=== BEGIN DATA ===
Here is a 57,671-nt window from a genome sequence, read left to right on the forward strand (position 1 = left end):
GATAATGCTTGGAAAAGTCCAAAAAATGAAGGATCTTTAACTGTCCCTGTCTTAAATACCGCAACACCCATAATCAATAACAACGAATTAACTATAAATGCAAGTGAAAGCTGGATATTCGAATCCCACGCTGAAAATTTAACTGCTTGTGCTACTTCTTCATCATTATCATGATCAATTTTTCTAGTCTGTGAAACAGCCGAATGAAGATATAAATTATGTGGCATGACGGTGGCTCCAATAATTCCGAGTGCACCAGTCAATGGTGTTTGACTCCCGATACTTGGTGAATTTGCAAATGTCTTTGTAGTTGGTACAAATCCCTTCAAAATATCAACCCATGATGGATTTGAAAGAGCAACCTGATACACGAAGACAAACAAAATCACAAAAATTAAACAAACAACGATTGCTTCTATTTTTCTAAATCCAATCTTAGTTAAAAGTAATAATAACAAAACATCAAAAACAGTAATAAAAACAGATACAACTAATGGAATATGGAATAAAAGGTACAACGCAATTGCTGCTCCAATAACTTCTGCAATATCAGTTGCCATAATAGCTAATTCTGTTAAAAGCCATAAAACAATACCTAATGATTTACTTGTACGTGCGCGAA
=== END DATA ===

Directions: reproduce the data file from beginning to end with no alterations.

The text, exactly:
Here is a 57,671-nt window from a genome sequence, read left to right on the forward strand (position 1 = left end):
GATAATGCTTGGAAAAGTCCAAAAAATGAAGGATCTTTAACTGTCCCTGTCTTAAATACCGCAACACCCATAATCAATAACAACGAATTAACTATAAATGCAAGTGAAAGCTGGATATTCGAATCCCACGCTGAAAATTTAACTGCTTGTGCTACTTCTTCATCATTATCATGATCAATTTTTCTAGTCTGTGAAACAGCCGAATGAAGATATAAATTATGTGGCATGACGGTGGCTCCAATAATTCCGAGTGCACCAGTCAATGGTGTTTGACTCCCGATACTTGGTGAATTTGCAAATGTCTTTGTAGTTGGTACAAATCCCTTCAAAATATCAACCCATGATGGATTTGAAAGAGCAACCTGATACACGAAGACAAACAAAATCACAAAAATTAAACAAACAACGATTGCTTCTATTTTTCTAAATCCAATCTTAGTTAAAAGTAATAATAACAAAACATCAAAAACAGTAATAAAAACAGATACAACTAATGGAATATGGAATAAAAGGTACAACGCAATTGCTGCTCCAATAACTTCTGCAATATCAGTTGCCATAATAGCTAATTCTGTTAAAAGCCATAAAACAATACCTAATGATTTACTTGTACGTGCGCGAA